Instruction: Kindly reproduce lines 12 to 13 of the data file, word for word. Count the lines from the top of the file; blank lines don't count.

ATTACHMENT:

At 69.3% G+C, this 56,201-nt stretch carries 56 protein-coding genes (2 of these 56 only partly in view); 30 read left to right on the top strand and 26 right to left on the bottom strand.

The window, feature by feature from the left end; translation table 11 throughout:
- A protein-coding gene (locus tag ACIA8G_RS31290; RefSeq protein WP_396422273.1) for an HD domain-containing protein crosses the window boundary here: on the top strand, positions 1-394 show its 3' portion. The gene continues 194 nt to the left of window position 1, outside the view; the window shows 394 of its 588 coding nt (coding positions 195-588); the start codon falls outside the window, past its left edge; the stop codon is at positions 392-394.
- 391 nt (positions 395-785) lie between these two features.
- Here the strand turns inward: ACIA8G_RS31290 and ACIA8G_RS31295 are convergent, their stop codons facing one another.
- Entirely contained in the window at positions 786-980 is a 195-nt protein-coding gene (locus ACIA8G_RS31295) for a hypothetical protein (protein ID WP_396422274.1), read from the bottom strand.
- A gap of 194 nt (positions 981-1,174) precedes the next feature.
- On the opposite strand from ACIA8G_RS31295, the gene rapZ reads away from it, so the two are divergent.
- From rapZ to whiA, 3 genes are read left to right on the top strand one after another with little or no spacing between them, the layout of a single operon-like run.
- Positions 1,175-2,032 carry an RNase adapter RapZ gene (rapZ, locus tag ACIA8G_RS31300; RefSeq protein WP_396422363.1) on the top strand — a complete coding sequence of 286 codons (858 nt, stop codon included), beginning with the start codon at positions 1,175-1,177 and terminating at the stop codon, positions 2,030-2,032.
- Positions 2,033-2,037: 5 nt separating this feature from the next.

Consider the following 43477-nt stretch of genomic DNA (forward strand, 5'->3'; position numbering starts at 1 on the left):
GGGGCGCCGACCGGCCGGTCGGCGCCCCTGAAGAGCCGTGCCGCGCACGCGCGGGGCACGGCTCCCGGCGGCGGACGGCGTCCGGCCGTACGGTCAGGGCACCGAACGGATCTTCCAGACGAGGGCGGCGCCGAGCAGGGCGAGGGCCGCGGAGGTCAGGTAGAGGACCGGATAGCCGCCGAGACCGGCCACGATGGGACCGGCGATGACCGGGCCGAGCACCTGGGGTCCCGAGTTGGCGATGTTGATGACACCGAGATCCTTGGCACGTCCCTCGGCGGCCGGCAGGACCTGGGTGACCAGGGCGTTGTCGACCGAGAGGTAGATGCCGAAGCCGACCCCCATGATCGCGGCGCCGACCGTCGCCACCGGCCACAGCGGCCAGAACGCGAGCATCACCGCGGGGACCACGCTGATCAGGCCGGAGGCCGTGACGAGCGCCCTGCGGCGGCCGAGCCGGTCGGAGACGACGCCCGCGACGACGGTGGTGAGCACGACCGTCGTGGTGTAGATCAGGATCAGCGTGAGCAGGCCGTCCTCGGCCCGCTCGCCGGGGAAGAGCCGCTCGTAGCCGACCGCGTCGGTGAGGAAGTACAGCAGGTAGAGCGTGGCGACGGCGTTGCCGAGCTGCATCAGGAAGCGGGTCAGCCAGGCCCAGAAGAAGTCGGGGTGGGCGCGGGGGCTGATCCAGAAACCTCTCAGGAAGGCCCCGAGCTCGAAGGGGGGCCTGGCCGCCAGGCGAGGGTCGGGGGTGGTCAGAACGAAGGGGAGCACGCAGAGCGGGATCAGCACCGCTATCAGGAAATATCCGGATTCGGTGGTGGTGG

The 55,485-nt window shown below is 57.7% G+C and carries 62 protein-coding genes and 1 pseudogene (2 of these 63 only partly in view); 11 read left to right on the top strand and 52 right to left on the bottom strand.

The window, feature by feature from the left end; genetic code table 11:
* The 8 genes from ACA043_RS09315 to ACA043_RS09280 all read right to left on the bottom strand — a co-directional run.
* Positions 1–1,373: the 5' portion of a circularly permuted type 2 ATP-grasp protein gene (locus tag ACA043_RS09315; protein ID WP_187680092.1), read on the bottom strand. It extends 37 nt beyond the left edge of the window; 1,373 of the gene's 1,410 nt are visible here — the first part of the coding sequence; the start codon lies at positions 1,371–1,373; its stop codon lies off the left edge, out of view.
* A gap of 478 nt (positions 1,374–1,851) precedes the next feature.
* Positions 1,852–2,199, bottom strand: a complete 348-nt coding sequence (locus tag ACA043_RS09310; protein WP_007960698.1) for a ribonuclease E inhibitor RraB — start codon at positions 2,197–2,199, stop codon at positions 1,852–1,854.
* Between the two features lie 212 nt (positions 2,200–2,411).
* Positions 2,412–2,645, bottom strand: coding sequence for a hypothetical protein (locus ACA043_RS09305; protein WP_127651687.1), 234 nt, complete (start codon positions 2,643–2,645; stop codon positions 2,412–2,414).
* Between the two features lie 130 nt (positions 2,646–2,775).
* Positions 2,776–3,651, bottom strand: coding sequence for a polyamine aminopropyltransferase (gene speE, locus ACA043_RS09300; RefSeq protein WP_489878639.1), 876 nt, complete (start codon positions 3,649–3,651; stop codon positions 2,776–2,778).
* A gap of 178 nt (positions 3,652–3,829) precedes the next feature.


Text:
Consider the following 43477-nt stretch of genomic DNA (forward strand, 5'->3'; position numbering starts at 1 on the left):
GGGGCGCCGACCGGCCGGTCGGCGCCCCTGAAGAGCCGTGCCGCGCACGCGCGGGGCACGGCTCCCGGCGGCGGACGGCGTCCGGCCGTACGGTCAGGGCACCGAACGGATCTTCCAGACGAGGGCGGCGCCGAGCAGGGCGAGGGCCGCGGAGGTCAGGTAGAGGACCGGATAGCCGCCGAGACCGGCCACGATGGGACCGGCGATGACCGGGCCGAGCACCTGGGGTCCCGAGTTGGCGATGTTGATGACACCGAGATCCTTGGCACGTCCCTCGGCGGCCGGCAGGACCTGGGTGACCAGGGCGTTGTCGACCGAGAGGTAGATGCCGAAGCCGACCCCCATGATCGCGGCGCCGACCGTCGCCACCGGCCACAGCGGCCAGAACGCGAGCATCACCGCGGGGACCACGCTGATCAGGCCGGAGGCCGTGACGAGCGCCCTGCGGCGGCCGAGCCGGTCGGAGACGACGCCCGCGACGACGGTGGTGAGCACGACCGTCGTGGTGTAGATCAGGATCAGCGTGAGCAGGCCGTCCTCGGCCCGCTCGCCGGGGAAGAGCCGCTCGTAGCCGACCGCGTCGGTGAGGAAGTACAGCAGGTAGAGCGTGGCGACGGCGTTGCCGAGCTGCATCAGGAAGCGGGTCAGCCAGGCCCAGAAGAAGTCGGGGTGGGCGCGGGGGCTGATCCAGAAACCTCTCAGGAAGGCCCCGAGCTCGAAGGGGGGCCTGGCCGCCAGGCGAGGGTCGGGGGTGGTCAGAACGAAGGGGAGCACGCAGAGCGGGATCAGCACCGCTATCAGGAAATATCCGGATTCGGTGGTGGTGG